I was due to meet up with my 'team' at Shanghai airport and fly onto Chengdu. There are 8 performers in this ensemble and after 5 hours in Honolulu followed by 10 hours to Seoul Korea followed by a couple more to Shanghai I was ready at last for the social payoff.
My 'team' consisted of a lone Chinese guy holding my name on a card. I recognised him from an event four years previously where at a party organised by our benefactors I had come across him in the onset of alcohol poisoning,having noted over 10 minutes he had gone from manic to collapsed id taken him somewhere to vomit and actually jammed my fingers down his barely conscious throat to start him off then left him heaving in the cubicle, my alcoholic mother tereasa impression over and my hand washed thoroughly
So as is usual at any Chinese gig a great deal of openness to improvisational change is manditory.
Instead of flying onto our destination we went outside and caught a bus which for the next few hours wove into and throughout Shanghai, a city of 20 million or so.
Then we got off on a street corner and walked through what appeared to be a downtrodden but energetic university area. Noodlehouses and cheap accomodation and students wandering around doing that brittle fashion thing.
Then my assistant realised my hotel was further away than he thought so we caught a taxi and I was checked into the Greentree Inn. There is no tree, it is not green. No matter.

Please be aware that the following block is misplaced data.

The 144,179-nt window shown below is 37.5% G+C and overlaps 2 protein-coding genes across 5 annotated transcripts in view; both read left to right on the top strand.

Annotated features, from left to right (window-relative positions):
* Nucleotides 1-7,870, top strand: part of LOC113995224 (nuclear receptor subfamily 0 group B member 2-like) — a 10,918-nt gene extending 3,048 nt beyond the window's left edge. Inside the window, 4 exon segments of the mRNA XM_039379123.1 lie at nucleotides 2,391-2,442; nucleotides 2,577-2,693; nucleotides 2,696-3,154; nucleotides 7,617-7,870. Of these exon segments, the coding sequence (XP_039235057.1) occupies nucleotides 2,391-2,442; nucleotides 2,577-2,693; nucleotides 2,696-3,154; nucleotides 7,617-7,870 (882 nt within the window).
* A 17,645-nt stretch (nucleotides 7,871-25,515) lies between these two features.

I boiled some tap water, popped in a teabag and its nighttime again, Ive just traveled halfway round the world and tomorrow at three pm I'm being picked up to catch a train for 3 or 4 hours to where it is I'm working.
Time to sleep I think. I think its sunday night and I haven't slept really since waking up back in Hawaii fri morning.
As I say it's all morph. I asked my assistant, the guy paid to pick me up and put me on a train who I'd once stuck my arm down the throat of,
“so is this train more than three hours”
He looked at me seriously and said “yes”
So given the train left at 5pm and more than three hours was after 8 I asked.
“What time to I get there?”
He said “about 9”
brilliant I thought. Around 4 hours and then meet up with people and settle in, my journey complete.
So four beds to a cabin, I got there early and thought I'd got it to myself but this is China and there is never an empty seat anywhere ever on a train. It says so in the train magazine I read in the carriage before I am flooded with fellow passengers. I've been travelling now into my third day. I throw my stuff on the front bunk and wedge myself around it for a nap.
AND WAKE UP JUST AS THE TRAIN IS PULLING OUT OF A STATION AT 9-30pm.
The inhabitants have all changed, more morphing. Now it's young students whereas before it was a dad and his two grownup sons.
I think I may have missed my stop so look confused. [years of training as a pantomime and human being] the young blokes just look at me sadly and with the sort of sympathy you'd extend to a mad cat-lady aunty who was staying for Christmas and smelt of kitty litter and sneezed a lot.
They motioned that where I was going was the end of the line. They did this by drawing a line and pointing at my ticket and then pointing at the end of the line.
I was confused but hid it perfectly by pretending to sleep. I did this for a further ten hours and at 9AM the next morning I came to Chengdu. The slightly over 3 hour trip was 14 hours.